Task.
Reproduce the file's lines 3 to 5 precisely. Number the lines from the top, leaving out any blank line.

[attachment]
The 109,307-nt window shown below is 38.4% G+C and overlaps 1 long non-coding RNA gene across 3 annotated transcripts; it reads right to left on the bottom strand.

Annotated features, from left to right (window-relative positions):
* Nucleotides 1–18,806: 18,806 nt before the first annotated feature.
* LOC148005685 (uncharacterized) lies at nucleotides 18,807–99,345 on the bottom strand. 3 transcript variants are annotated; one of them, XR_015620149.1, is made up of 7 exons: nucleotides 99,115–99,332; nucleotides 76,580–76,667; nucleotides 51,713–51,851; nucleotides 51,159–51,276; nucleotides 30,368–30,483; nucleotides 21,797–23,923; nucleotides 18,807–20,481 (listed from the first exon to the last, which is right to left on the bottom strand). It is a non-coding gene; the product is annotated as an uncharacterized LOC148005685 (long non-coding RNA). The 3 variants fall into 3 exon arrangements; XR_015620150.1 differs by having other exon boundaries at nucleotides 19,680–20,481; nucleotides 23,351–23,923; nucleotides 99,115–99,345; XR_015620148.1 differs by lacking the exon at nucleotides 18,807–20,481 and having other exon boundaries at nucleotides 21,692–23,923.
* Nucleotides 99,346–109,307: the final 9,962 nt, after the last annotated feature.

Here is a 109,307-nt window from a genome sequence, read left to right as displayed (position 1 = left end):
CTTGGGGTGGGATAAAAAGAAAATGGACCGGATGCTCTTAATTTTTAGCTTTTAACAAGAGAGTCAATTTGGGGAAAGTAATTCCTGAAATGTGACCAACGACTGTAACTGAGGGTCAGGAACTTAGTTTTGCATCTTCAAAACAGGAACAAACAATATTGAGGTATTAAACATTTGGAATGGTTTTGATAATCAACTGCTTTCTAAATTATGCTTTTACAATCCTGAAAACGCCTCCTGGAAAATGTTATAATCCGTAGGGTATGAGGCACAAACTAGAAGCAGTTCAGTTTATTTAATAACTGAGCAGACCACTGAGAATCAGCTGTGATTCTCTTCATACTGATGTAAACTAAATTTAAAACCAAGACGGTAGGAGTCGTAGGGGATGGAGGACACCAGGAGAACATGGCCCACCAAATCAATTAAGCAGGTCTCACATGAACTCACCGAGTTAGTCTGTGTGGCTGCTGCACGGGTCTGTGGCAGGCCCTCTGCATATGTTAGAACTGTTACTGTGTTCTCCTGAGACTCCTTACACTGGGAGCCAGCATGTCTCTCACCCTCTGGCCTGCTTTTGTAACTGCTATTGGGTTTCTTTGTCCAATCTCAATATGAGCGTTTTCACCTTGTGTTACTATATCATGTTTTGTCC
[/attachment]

* Nucleotides 1–18,806: 18,806 nt before the first annotated feature.
* LOC148005685 (uncharacterized) lies at nucleotides 18,807–99,345 on the bottom strand. 3 transcript variants are annotated; one of them, XR_015620149.1, is made up of 7 exons: nucleotides 99,115–99,332; nucleotides 76,580–76,667; nucleotides 51,713–51,851; nucleotides 51,159–51,276; nucleotides 30,368–30,483; nucleotides 21,797–23,923; nucleotides 18,807–20,481 (listed from the first exon to the last, which is right to left on the bottom strand). It is a non-coding gene; the product is annotated as an uncharacterized LOC148005685 (long non-coding RNA). The 3 variants fall into 3 exon arrangements; XR_015620150.1 differs by having other exon boundaries at nucleotides 19,680–20,481; nucleotides 23,351–23,923; nucleotides 99,115–99,345; XR_015620148.1 differs by lacking the exon at nucleotides 18,807–20,481 and having other exon boundaries at nucleotides 21,692–23,923.
* Nucleotides 99,346–109,307: the final 9,962 nt, after the last annotated feature.